If we agree with Radkau, that it is Weber’s style of thinking rather than his terminological and methodological inventions and historical theses that merit our fascination, then his death was an irreplaceable loss. Into one side of Weber’s tombstone, his widow Marianne had written “Alles Vergängliche ist nur ein Gleichnis” – “Everything transient is just a likeness”, from Goethe’s Faust. As if commenting on the idealistic metaphysics suggested by this quotation, she added “Wir finden nimmer seinesgleichen” – “We will never see one like him again.”
Marianne abruptly ended her biography of her husband at the very moment of his departure, providing only one comment on its meaning when she wrote: “he has been carried off into unreachable distant places (unerreichbare Ferne). The world has changed.” (712) She may have intended this to drive home the point that her husband was an epoch-defining genius; but these words can also be read as a comment on our different relations to the living and the deceased. Living, Weber could direct and exercise his characteristic mental agility; dead, he immediately becomes an object of interpretation, our access to which is mediated by words and concepts, by the (unfinished) books and theses he left behind, and simultaneously fixed and blurred by them. Weber’s death changed the world the way the death of any individual changes the world; by transforming him from something real and complex into an abstraction.
Neither the InterCity Express nor a proper pilgrimage on foot will overcome the distance to those unerreichbare Ferne where the thing-(or-person-)itself resides. When I traveled to Weber’s tombstone, everything I knew and respected about his thought should have prepared me for a sobering experience. That it was not completely so, was because of Marianne’s well-chosen epitaphs, and because I found, to my delight, that I wasn’t the only person who had visited the place recently: I found a small bouquet of fresh flowers on the grass in front of the monument. Although I can’t be sure to which of the Webers they were dedicated, I like to think that this person’s motivations have had something in common with mine – maybe even enough to resemble the same ideal type.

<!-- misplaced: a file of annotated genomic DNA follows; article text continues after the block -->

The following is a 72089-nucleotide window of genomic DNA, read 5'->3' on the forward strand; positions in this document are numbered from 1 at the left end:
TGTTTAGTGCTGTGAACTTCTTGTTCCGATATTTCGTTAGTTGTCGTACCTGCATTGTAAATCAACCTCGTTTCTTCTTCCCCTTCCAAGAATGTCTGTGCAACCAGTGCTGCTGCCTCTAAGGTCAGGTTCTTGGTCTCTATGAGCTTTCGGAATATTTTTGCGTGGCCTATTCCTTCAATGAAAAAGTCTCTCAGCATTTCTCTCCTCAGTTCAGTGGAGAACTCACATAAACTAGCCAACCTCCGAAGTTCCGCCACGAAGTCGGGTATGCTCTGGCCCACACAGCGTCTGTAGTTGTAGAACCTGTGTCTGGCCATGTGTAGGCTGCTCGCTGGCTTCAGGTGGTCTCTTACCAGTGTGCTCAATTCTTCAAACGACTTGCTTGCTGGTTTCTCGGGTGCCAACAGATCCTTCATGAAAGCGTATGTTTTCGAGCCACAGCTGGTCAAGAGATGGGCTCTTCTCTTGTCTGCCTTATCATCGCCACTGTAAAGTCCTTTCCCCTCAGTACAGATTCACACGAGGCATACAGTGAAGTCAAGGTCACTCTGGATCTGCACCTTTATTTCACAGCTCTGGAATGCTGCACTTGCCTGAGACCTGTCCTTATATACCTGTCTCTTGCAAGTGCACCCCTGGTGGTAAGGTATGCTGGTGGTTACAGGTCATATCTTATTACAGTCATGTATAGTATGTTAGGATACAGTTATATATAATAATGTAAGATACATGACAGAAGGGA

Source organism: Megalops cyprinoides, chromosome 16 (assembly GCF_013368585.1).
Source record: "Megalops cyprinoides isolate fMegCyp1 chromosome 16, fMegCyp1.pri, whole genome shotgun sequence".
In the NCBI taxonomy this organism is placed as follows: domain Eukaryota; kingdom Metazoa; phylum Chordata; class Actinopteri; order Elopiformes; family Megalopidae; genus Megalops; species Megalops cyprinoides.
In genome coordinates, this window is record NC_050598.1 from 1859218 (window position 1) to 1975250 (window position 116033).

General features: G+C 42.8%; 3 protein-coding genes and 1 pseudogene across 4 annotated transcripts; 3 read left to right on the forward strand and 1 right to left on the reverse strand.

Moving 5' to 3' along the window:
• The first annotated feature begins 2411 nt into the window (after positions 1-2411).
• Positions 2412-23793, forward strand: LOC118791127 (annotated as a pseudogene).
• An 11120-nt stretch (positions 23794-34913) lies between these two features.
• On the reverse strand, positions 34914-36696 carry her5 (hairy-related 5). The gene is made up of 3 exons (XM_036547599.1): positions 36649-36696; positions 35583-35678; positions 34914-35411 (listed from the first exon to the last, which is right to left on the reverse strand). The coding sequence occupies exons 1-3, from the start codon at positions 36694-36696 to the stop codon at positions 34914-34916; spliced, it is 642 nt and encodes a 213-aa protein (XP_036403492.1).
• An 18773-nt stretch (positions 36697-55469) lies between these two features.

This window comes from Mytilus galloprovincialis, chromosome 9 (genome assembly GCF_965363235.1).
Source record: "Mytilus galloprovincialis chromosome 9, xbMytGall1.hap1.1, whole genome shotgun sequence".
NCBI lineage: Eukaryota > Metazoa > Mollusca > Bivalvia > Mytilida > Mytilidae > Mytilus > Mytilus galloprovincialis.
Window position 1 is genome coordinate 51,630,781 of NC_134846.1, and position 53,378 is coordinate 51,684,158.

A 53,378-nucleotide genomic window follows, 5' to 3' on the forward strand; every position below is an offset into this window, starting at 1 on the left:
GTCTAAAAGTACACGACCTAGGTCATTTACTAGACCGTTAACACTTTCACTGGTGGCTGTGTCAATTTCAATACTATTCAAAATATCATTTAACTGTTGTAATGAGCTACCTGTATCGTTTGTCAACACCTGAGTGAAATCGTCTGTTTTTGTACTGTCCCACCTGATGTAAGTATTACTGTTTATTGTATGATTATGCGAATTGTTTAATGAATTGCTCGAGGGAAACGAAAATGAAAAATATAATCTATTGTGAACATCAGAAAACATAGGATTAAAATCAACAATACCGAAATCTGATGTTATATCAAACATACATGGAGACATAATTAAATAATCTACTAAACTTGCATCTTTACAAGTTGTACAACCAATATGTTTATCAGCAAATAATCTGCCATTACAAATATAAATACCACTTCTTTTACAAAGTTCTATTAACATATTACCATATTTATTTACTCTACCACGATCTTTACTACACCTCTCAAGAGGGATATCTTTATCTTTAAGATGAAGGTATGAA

References and original quotation
Joachim Radkau, Max Weber: Die Leidenschaft des Denkens (Carl Hanser: München 2005).
Marianne Weber, Max Weber: Ein Lebensbild (J.C.B. Mohr: Tübingen 1926)
“Der in den Streit der Fakultäten hineingezogene Weber ist dabei oft halbiert, ja gevierteilt worden. Dies mochte einen kurzfristigen taktischen Nutzen bringen, ist dem Fortwirken der Weberschen Lebendigkeit jedoch nicht gut bekommen. Bei der Zerstückelung geht das wahrhaft Faszinierende an Weber verloren, das weder im Idealtypus noch in der Wertfreiheit besteht, sondern in seinem Denkstil, seinem gekonnten Hin- und Herspringen über die Grenzen der Spezialdisziplinen und über die Kluft zwischen Theorie und farbiger Wirklichkeit, eigener Lebenserfahrung und fremden Welten, Rationalisierung und Entdeckung irrationaler Leidenschaften”